Primary Talk: Broken Primaries and Brokered Conventions

I had a thought a while back, and it’s rather interesting to see that thought is growing on many people’s minds. Is there potential for something surprising to come out of this primary. And I think there is…

I’m not a big fan of Romney, there are aspects of Newt I like, but many more aspects make him a toad. Santorum, stands for many issues I believe in, but then does it in ways I dislike. 

Ron Paul, of all candidates is the one who in recent years has caused me the most reflection and self re-evaluation of what I believe to be right – and why.  To me, he is the only candidate who would likely shake things up.

The primaries are confusing things.  Many don’t even realize that often they’re voting in nothing more than a “straw poll” which declares who is popular at the moment. And that the real election is by the delegates. Each state handles this differently. Some states require all delegates to vote according to the polls while others do not. Furthermore, there are numerous “party members” who get to vote as an establishment – something I fundamentally disagree with.

All that said, this election has the potential to go in an unusual direction. The media has repeated called for Romney. But Romney has had some big/surprising losses both to Newt and Santorum. (And there is a good chance Maine should have gone to Ron Paul.) These set backs weaken his total dominance. It also shows that the Republican party vote is extremely split. If this trend continues with Newt and Santorum winning a few here and there. The balance could be shaped in which none of the candidates have the necessary delegates (1,144) to win the nomination on their own.

This results in a “brokered convention”, in which all delegates are allowed to vote freely if bound and in which the delegates of weaker candidates are encouragage to support the stronger candidates. Now if Romney or another candidate does go on to achieve the 1,144 necessary delegate votes. There is no brokering. But if not…things could get real fun and interesting.

There seems to be a growing speculation as to whether a brokered ticket featuring Mitt Romney & Ron Paul could come of this.  And there are some peculiarities that might hint at that possibility.  Areas to which speculators point to:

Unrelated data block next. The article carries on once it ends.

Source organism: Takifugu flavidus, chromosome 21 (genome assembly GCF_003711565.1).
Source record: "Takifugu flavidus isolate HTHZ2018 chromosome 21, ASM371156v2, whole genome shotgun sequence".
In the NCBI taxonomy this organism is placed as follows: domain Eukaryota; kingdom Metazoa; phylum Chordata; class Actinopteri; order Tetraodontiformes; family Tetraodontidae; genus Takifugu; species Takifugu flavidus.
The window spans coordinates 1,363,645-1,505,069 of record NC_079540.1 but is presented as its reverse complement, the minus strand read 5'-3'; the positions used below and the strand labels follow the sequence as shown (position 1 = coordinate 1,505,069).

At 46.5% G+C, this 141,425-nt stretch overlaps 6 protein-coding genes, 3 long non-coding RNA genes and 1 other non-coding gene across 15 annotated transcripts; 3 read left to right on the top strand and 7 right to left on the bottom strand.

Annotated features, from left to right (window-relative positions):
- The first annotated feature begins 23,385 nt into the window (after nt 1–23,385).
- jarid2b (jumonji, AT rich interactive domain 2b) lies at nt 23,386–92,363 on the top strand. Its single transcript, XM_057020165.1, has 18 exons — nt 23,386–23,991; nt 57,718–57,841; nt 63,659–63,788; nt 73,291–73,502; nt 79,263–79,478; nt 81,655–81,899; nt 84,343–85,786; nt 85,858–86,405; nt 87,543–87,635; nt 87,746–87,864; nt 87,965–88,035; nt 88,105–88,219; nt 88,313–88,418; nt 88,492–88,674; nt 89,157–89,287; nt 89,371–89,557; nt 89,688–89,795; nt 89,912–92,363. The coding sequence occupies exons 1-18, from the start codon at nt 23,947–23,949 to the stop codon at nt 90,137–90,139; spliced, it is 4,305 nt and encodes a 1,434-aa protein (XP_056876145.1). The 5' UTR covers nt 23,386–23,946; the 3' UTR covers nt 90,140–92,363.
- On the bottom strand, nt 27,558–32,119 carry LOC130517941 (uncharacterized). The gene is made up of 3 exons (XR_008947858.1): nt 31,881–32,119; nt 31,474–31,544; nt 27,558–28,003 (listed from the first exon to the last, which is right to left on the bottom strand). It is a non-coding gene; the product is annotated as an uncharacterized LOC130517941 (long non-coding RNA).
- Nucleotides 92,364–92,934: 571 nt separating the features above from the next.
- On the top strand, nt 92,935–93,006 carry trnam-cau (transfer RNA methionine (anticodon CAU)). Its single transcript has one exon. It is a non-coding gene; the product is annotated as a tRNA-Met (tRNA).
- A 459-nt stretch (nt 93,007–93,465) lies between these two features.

1. The fact that very little mud-slinging has occurred between the two candidates.
     
  2. The two candidates have been seen as very cordial to each other off camera.Rumor has it their wives became friends in the 2008 campaign. So that might account for a lot…but it could also be a bridge.
     
  3. A combined ticket might be more likely to defeat President Obama.
     
  4. Even in some contentious situations (ie: Maine caucus), Ron Paul has chosen not to raise a stink on irregularities.
     
  5. Ron Paul’s campaign has been organizing to take win delegate seats. Rumors persist that he is gaining more delegates than he would normally receive based on polls. And may have a fairly strong delegate hand.

So could we see a Romney/Paul ticket?  Maybe….but I’m not so sure.

  1. Ron Paul and Romney differ on many viewpoints.
  2. If Romney wins the delegates, I doubt he’d make such a compromise.
  3. Ron Paul is seen by many to be outside the mainstream.
  4. It’s all just speculation and rumor.
  5. Age…Ron Paul is older than the rest of the candidates running.

Why it might happen and might even work?

  1. To be frank, I do not believe Romney can beat President Obama. Nor do I believe Santorum or Gingrich can, in fact, as much as I like Ron Paul – I doubt he’d be able to bring about a win over President Obama.  But, quite a while back, I postulated a Romney/Paul ticket would have a much better change of winning.  Ron Paul might lose half his supporters. But he also swings a small portion of the Democrat vote. And when we’re talking 2%-3% margins of win. A mere 1%-2% percentage points shifted can make all the difference. 
     
  2. Adding Ron Paul to the ticket is unlikely to seriously hurt Romney.  Sure, there are some staunch establishment conservatives who dislike Ron Paul.  But in those circles Romney can dismiss their fears by pointing to Vice President Biden as an example of the office of VP being essentially meaningless. Besides, those not liking Paul are more to be voting “against Obama”; so little negative affect will be seen vote wise. 
     
  3. Ron Paul might be seeking a Romney/Paul ticket. But he might not be seeking it for himself?  Could he be pursuing the addition of his son, Rand Paul, to the ticket?  The Kentucky Senator is younger, more junior than Romney, and doesn’t bring quite the same baggage & stigma that Ron Paul carries. Furthermore, he’s more photogenic – and that’s a big plus in modern elections.

If we do see a Mitt Romney/Rand Paul ticket – don’t be surprise. Just kick back, nuke some popcorn, and enjoy what will be a much more interesting election.

ROMNEY/PAUL 2012

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Primary Talk: Why America is Treading on Questionable Ground

American liberty is founded on the right to vote, the ability to remove our leaders and replace them with new ones. It is the gift that our Founding Fathers purchased for us with their sacrifice. It’s a beautiful gift…

A few years ago I had the pleasure to participate in an Appleseed Project event. It was a blast, we learned marksmanship, history, camradery….but the pinnacle of the weekend was a reminder about how we don’t need to have another revolution because our Founding Fathers provided us with a system that allowed for change.